GRANADA, Spain, May 12 (UPI) — A study of breastfeeding mothers in Spain found 94 percent of mothers did not follow a proper diet, researchers said.
Study leader Jose Luis Gomez Llorente of the University of Granada and colleagues found the breastfeeding mothers ate too much protein — probably due to their high fish intake — and not enough vitamins A, E and iron.
The researchers collected 100 milk samples from 34 breastfeeding mothers from the provinces of Granada and Almeria in Spain. The mothers completed a questionnaire on what they ate three days before the sample of breast milk was taken.
Ninety-four percent of mothers consumed a hypocaloric diet — a low number of dietary calories usually 1,000–1,200 calories — mainly due to low consumption of fat.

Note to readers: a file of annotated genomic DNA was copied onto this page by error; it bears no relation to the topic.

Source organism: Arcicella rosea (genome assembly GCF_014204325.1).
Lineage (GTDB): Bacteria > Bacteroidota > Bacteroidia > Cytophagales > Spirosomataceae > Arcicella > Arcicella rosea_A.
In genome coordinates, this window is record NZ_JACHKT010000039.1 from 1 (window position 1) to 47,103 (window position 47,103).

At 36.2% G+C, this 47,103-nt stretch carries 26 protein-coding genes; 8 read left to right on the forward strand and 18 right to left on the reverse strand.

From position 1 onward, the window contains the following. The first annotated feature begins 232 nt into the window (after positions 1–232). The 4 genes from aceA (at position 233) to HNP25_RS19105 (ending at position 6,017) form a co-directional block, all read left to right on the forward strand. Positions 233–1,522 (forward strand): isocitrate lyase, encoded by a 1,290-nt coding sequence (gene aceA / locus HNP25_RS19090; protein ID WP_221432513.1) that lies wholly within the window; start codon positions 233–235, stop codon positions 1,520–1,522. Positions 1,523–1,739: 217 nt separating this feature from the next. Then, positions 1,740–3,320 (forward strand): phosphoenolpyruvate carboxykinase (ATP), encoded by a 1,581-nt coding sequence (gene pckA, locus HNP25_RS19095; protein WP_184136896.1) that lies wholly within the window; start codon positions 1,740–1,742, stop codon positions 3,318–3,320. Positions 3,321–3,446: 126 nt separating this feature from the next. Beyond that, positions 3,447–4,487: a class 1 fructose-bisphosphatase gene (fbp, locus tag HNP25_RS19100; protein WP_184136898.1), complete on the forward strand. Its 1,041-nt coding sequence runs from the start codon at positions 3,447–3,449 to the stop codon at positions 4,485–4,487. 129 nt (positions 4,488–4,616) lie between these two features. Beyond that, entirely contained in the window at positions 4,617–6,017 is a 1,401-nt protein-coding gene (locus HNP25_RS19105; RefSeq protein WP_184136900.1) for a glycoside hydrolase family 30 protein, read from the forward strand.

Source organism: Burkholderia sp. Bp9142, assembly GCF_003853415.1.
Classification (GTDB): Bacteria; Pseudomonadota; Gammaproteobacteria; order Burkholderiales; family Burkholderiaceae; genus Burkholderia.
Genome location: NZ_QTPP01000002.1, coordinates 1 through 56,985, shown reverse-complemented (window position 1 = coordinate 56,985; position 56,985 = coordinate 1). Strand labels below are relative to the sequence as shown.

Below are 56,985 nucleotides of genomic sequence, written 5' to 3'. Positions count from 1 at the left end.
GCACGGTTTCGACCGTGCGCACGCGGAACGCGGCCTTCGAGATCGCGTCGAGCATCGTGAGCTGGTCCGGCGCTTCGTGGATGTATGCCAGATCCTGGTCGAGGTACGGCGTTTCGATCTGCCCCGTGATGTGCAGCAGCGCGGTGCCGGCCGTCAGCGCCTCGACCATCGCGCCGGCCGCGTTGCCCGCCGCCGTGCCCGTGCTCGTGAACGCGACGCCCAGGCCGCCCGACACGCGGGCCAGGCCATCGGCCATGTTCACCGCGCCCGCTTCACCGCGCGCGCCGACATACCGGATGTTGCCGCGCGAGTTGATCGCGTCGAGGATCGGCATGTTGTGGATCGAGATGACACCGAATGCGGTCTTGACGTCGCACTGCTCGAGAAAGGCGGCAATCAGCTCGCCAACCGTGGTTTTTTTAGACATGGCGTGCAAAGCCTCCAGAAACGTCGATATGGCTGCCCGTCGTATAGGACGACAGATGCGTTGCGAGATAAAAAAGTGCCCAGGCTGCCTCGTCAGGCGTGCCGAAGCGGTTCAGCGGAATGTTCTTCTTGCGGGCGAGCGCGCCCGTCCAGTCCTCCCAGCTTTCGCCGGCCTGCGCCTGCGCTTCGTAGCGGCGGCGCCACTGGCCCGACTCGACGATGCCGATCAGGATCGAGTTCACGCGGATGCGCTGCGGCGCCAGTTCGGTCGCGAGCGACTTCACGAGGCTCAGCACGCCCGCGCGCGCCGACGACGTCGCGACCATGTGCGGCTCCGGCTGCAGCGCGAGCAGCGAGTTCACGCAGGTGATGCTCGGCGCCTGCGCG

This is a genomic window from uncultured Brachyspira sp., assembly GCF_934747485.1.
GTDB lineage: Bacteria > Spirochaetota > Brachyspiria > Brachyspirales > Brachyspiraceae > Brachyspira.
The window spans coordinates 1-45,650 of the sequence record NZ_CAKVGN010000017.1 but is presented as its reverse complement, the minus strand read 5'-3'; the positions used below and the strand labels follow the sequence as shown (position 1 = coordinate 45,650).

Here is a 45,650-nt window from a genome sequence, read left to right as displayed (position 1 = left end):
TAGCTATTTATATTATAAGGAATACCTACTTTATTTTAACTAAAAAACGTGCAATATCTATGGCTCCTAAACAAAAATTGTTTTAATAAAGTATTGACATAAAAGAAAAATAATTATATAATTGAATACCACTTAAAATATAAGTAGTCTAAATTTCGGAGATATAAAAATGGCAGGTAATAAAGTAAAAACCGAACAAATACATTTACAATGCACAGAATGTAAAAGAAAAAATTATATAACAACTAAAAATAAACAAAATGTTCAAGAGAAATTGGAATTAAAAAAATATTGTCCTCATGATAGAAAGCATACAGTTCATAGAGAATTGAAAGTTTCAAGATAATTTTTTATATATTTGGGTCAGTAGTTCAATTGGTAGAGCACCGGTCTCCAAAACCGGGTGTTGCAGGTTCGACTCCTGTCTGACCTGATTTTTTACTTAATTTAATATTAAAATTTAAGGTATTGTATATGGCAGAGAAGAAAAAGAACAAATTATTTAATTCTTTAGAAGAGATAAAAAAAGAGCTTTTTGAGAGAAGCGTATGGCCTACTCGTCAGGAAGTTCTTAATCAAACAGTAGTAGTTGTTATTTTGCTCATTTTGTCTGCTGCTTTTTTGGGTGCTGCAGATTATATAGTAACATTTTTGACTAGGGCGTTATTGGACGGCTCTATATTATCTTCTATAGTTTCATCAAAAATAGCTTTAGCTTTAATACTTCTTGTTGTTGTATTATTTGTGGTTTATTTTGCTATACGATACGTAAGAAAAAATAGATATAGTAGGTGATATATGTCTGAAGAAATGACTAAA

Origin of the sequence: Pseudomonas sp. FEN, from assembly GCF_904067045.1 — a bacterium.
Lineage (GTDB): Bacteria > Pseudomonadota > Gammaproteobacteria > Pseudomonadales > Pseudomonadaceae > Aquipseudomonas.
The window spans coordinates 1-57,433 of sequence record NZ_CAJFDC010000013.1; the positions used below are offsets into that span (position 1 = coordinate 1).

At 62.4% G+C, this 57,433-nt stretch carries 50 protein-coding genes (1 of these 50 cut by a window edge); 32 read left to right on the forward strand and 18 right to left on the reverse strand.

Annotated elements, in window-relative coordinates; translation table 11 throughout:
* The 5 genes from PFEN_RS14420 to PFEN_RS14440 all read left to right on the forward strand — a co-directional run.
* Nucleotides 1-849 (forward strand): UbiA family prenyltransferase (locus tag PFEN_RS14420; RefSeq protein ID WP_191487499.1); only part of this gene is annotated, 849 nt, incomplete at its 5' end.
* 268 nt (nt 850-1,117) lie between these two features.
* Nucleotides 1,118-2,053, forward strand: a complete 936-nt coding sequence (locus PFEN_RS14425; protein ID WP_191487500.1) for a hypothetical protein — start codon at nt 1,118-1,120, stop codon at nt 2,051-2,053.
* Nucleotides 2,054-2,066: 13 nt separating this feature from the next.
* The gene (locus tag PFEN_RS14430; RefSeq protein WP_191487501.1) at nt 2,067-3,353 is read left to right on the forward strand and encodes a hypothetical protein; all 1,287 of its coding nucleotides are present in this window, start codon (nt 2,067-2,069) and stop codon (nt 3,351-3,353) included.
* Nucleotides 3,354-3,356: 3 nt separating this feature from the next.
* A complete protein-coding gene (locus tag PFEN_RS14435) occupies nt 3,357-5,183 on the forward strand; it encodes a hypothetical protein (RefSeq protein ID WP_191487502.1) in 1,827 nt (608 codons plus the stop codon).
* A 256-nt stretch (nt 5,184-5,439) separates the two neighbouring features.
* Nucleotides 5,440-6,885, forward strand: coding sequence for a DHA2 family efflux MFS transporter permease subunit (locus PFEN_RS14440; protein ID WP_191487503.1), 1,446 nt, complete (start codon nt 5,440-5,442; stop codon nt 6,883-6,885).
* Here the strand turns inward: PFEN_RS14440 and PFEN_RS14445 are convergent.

The same number — 94 percent — ate a diet rich in proteins exceeding recommended Dietary Reference Intakes.
The study also found 88 percent of the breastfeeding mothers showed a deficiency of vitamin A, 99 percent were deficient vitamin E and 94 percent were deficient in iron.
These micronutrients are essential for the neurological development of infants, the researcher said.
“Breastfeeding mothers can significantly improve the composition of their milk by optimizing their diet by following international recommendations,” the study said.
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